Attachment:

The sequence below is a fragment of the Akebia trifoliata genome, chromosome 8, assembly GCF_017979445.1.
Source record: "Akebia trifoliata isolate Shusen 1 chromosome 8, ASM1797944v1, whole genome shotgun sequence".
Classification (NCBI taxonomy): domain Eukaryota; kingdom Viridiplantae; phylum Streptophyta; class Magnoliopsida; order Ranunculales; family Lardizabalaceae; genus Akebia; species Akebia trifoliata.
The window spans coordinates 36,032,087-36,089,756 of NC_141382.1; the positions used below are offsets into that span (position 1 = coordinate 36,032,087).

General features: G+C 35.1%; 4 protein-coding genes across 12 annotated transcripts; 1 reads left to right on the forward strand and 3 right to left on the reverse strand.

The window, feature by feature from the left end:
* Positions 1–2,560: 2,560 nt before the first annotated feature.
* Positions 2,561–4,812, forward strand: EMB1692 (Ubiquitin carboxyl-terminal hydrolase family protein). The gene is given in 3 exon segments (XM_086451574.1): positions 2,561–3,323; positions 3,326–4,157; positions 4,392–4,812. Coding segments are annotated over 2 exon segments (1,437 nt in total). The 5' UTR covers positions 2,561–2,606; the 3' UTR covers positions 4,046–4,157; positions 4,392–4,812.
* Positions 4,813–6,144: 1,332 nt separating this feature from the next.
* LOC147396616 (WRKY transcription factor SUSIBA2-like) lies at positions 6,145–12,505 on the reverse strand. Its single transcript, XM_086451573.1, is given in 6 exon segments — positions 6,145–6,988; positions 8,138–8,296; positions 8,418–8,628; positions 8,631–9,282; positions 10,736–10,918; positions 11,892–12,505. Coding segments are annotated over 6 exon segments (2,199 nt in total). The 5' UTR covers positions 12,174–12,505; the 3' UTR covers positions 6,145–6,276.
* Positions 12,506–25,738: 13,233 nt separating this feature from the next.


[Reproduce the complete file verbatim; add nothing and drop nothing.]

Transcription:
The sequence below is a fragment of the Akebia trifoliata genome, chromosome 8, assembly GCF_017979445.1.
Source record: "Akebia trifoliata isolate Shusen 1 chromosome 8, ASM1797944v1, whole genome shotgun sequence".
Classification (NCBI taxonomy): domain Eukaryota; kingdom Viridiplantae; phylum Streptophyta; class Magnoliopsida; order Ranunculales; family Lardizabalaceae; genus Akebia; species Akebia trifoliata.
The window spans coordinates 36,032,087-36,089,756 of NC_141382.1; the positions used below are offsets into that span (position 1 = coordinate 36,032,087).

General features: G+C 35.1%; 4 protein-coding genes across 12 annotated transcripts; 1 reads left to right on the forward strand and 3 right to left on the reverse strand.

The window, feature by feature from the left end:
* Positions 1–2,560: 2,560 nt before the first annotated feature.
* Positions 2,561–4,812, forward strand: EMB1692 (Ubiquitin carboxyl-terminal hydrolase family protein). The gene is given in 3 exon segments (XM_086451574.1): positions 2,561–3,323; positions 3,326–4,157; positions 4,392–4,812. Coding segments are annotated over 2 exon segments (1,437 nt in total). The 5' UTR covers positions 2,561–2,606; the 3' UTR covers positions 4,046–4,157; positions 4,392–4,812.
* Positions 4,813–6,144: 1,332 nt separating this feature from the next.
* LOC147396616 (WRKY transcription factor SUSIBA2-like) lies at positions 6,145–12,505 on the reverse strand. Its single transcript, XM_086451573.1, is given in 6 exon segments — positions 6,145–6,988; positions 8,138–8,296; positions 8,418–8,628; positions 8,631–9,282; positions 10,736–10,918; positions 11,892–12,505. Coding segments are annotated over 6 exon segments (2,199 nt in total). The 5' UTR covers positions 12,174–12,505; the 3' UTR covers positions 6,145–6,276.
* Positions 12,506–25,738: 13,233 nt separating this feature from the next.